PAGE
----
Italian Parents in Precarious Work: How Normative Beliefs Affect Social Understandings of the Work–Family Boundary
Work and Family in the New Economy
ISBN: 978-1-78441-630-0, eISBN: 978-1-78441-629-4
Publication date: 17 February 2015
This chapter investigates how normative beliefs attributed to insecure paid work and care responsibilities affect social understandings of the work–family boundary, and either challenge or reinforce traditional links between gender and moral obligation.
Within an interpretive approach and from a gender perspective, I present a discourse analysis of 41 interviews with Italian parents.
This chapter shows that women in the sample felt forced into blurred boundaries that did not suit their work–family normative beliefs. Men in the sample perceived that they had more boundary control, and they created boundaries that support an innovative fatherhood model. Unlike women, men’s boundaries aligned with their desires.
The specific target of respondents prevents empirical comparisons between social classes. Moreover, the cross-level analysis presented is limited: in particular, further investigation is required at the level of organizational cultures.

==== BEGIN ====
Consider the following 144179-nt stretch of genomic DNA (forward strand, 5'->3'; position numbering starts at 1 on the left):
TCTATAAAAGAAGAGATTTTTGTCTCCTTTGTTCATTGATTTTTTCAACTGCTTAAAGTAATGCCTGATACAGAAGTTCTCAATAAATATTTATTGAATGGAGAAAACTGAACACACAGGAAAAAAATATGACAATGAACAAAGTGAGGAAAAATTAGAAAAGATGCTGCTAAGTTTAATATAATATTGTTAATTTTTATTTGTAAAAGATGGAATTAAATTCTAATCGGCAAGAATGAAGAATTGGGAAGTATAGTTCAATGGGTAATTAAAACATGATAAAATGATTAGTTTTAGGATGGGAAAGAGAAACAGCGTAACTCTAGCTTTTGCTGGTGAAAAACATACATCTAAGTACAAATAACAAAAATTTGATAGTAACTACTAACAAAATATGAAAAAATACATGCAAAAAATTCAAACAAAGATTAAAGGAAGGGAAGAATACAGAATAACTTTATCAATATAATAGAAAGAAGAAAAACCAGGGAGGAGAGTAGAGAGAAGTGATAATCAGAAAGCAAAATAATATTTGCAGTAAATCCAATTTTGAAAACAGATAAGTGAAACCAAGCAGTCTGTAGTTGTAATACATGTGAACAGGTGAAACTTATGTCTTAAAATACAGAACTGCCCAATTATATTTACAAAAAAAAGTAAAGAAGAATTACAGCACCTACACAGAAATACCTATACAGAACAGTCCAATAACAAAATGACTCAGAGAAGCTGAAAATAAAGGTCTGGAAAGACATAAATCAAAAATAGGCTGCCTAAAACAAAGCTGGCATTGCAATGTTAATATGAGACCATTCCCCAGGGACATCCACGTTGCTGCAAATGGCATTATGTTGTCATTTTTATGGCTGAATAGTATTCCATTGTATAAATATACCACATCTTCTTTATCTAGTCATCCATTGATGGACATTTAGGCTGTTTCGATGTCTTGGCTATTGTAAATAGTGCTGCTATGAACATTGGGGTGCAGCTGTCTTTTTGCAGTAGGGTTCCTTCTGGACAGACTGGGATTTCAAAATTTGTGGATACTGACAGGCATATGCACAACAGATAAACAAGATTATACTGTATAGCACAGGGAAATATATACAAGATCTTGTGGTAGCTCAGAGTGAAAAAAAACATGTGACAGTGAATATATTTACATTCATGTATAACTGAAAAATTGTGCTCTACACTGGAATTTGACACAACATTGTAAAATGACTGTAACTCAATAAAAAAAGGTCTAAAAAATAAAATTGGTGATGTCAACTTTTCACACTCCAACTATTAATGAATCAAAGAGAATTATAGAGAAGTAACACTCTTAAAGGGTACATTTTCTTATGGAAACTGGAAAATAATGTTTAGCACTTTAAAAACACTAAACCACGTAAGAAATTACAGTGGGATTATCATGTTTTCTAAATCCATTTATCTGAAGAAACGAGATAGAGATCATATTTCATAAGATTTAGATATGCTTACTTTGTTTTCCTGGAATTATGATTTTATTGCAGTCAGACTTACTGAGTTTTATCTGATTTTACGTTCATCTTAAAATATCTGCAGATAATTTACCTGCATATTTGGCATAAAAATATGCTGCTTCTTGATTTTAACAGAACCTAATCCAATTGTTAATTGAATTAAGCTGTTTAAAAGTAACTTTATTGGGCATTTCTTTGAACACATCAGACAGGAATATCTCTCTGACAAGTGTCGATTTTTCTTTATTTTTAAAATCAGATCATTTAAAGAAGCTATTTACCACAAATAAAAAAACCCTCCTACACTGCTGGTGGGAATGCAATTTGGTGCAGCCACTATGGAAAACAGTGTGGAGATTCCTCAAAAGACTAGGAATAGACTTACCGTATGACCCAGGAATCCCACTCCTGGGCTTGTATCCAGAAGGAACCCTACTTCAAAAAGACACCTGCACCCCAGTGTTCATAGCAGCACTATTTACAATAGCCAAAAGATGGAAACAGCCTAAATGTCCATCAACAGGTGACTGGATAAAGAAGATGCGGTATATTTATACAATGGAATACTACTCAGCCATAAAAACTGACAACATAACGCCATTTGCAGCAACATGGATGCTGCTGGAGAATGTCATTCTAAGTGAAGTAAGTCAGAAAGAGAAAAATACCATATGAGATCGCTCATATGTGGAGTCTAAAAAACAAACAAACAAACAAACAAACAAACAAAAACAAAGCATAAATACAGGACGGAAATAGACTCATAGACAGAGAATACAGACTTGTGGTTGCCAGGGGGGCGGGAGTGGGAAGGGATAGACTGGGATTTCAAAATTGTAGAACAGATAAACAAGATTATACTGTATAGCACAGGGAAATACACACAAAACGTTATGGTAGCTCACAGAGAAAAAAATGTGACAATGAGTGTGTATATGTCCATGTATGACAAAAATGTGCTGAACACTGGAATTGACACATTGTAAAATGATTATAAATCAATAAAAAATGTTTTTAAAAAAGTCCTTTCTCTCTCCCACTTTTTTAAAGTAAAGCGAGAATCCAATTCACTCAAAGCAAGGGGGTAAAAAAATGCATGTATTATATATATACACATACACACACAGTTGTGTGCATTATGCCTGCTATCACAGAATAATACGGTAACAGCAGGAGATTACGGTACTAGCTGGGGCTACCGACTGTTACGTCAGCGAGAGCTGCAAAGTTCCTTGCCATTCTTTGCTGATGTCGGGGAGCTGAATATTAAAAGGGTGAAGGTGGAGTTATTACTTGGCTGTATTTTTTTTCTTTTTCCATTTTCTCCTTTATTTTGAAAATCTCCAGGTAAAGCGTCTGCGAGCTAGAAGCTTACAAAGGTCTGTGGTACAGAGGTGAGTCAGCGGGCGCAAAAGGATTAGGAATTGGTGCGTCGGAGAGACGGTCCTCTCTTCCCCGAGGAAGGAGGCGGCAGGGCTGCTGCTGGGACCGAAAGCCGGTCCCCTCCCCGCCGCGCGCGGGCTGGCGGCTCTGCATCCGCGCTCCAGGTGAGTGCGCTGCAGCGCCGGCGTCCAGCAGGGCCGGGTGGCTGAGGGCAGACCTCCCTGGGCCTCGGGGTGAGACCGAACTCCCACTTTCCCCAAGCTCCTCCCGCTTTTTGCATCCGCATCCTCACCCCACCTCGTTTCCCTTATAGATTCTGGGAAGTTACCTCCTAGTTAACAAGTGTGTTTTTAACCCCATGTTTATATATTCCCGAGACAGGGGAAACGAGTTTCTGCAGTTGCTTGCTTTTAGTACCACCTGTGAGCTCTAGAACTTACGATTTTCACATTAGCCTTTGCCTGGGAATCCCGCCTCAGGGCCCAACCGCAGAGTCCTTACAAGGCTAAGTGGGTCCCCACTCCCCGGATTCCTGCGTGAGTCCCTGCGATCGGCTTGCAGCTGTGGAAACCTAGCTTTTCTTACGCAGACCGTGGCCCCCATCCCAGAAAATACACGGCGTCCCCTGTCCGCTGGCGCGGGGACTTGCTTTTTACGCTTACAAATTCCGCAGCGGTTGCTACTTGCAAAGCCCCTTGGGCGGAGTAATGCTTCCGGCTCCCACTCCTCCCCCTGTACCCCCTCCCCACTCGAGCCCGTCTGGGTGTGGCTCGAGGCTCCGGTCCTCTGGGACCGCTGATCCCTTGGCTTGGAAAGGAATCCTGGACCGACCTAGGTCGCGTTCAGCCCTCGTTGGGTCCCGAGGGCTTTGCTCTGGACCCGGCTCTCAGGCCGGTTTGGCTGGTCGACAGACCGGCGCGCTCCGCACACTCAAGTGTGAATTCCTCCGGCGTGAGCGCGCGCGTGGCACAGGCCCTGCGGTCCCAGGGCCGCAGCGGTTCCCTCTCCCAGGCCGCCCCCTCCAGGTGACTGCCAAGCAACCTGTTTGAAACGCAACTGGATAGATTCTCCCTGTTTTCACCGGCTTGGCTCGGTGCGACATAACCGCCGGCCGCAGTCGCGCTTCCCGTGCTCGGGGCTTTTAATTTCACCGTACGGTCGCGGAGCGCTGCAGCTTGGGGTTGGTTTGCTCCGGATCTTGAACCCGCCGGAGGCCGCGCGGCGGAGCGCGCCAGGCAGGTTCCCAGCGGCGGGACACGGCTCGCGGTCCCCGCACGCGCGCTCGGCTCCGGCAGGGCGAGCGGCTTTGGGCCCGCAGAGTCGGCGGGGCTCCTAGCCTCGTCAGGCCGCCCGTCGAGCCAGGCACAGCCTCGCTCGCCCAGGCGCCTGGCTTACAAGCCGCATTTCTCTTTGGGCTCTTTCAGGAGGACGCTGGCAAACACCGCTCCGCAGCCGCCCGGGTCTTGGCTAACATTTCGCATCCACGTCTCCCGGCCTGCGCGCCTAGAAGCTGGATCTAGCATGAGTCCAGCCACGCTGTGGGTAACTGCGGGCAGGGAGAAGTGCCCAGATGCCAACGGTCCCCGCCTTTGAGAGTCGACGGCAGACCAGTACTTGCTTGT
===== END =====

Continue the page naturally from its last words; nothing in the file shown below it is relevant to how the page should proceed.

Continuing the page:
The study suggests not only thinking in terms of work–family boundary segmentation and integration but also looking at the normative dimensions which can either enhance or exacerbate perceptions of the work–family interface. The value of the study also stems from its theoretically relevant target.
I am very grateful to Barbara Poggio, Barbara Risman, and Lea Sgier for their suggestions. I also thank Samantha K. Ammons and Erin L. Kelly for their useful comments. Finally, a special thanks to all people I interviewed for telling me their stories.
Carreri, A. (2015), "Italian Parents in Precarious Work: How Normative Beliefs Affect Social Understandings of the Work–Family Boundary", Work and Family in the New Economy (Research in the Sociology of Work, Vol. 26), Emerald Group Publishing Limited, Bingley, pp. 1-33. https://doi.org/10.1108/S0277-283320150000026001
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